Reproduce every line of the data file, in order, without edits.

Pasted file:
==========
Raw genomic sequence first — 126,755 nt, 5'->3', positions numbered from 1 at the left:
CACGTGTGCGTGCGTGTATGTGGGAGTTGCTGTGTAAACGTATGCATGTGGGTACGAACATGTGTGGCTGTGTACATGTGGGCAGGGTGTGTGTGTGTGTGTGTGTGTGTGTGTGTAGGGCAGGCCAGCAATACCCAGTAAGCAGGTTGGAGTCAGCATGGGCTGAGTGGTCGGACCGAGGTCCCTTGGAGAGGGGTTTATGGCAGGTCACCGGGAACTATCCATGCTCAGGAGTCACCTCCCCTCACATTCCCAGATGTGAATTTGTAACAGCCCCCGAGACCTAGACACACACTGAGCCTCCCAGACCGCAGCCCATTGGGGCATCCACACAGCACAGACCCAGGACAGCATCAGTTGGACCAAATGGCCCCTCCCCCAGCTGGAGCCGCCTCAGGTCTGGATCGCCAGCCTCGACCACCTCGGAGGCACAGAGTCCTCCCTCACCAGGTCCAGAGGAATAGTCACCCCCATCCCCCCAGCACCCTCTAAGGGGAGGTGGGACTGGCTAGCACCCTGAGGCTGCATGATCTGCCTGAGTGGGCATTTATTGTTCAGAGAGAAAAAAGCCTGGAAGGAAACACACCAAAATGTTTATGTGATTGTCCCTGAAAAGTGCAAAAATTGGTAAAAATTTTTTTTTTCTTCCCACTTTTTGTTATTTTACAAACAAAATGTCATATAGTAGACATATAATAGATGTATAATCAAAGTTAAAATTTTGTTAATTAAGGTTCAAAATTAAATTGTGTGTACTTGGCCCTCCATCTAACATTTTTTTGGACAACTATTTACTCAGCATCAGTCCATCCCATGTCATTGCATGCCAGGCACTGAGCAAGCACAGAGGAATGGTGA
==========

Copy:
Raw genomic sequence first — 126,755 nt, 5'->3', positions numbered from 1 at the left:
CACGTGTGCGTGCGTGTATGTGGGAGTTGCTGTGTAAACGTATGCATGTGGGTACGAACATGTGTGGCTGTGTACATGTGGGCAGGGTGTGTGTGTGTGTGTGTGTGTGTGTGTGTAGGGCAGGCCAGCAATACCCAGTAAGCAGGTTGGAGTCAGCATGGGCTGAGTGGTCGGACCGAGGTCCCTTGGAGAGGGGTTTATGGCAGGTCACCGGGAACTATCCATGCTCAGGAGTCACCTCCCCTCACATTCCCAGATGTGAATTTGTAACAGCCCCCGAGACCTAGACACACACTGAGCCTCCCAGACCGCAGCCCATTGGGGCATCCACACAGCACAGACCCAGGACAGCATCAGTTGGACCAAATGGCCCCTCCCCCAGCTGGAGCCGCCTCAGGTCTGGATCGCCAGCCTCGACCACCTCGGAGGCACAGAGTCCTCCCTCACCAGGTCCAGAGGAATAGTCACCCCCATCCCCCCAGCACCCTCTAAGGGGAGGTGGGACTGGCTAGCACCCTGAGGCTGCATGATCTGCCTGAGTGGGCATTTATTGTTCAGAGAGAAAAAAGCCTGGAAGGAAACACACCAAAATGTTTATGTGATTGTCCCTGAAAAGTGCAAAAATTGGTAAAAATTTTTTTTTTCTTCCCACTTTTTGTTATTTTACAAACAAAATGTCATATAGTAGACATATAATAGATGTATAATCAAAGTTAAAATTTTGTTAATTAAGGTTCAAAATTAAATTGTGTGTACTTGGCCCTCCATCTAACATTTTTTTGGACAACTATTTACTCAGCATCAGTCCATCCCATGTCATTGCATGCCAGGCACTGAGCAAGCACAGAGGAATGGTGA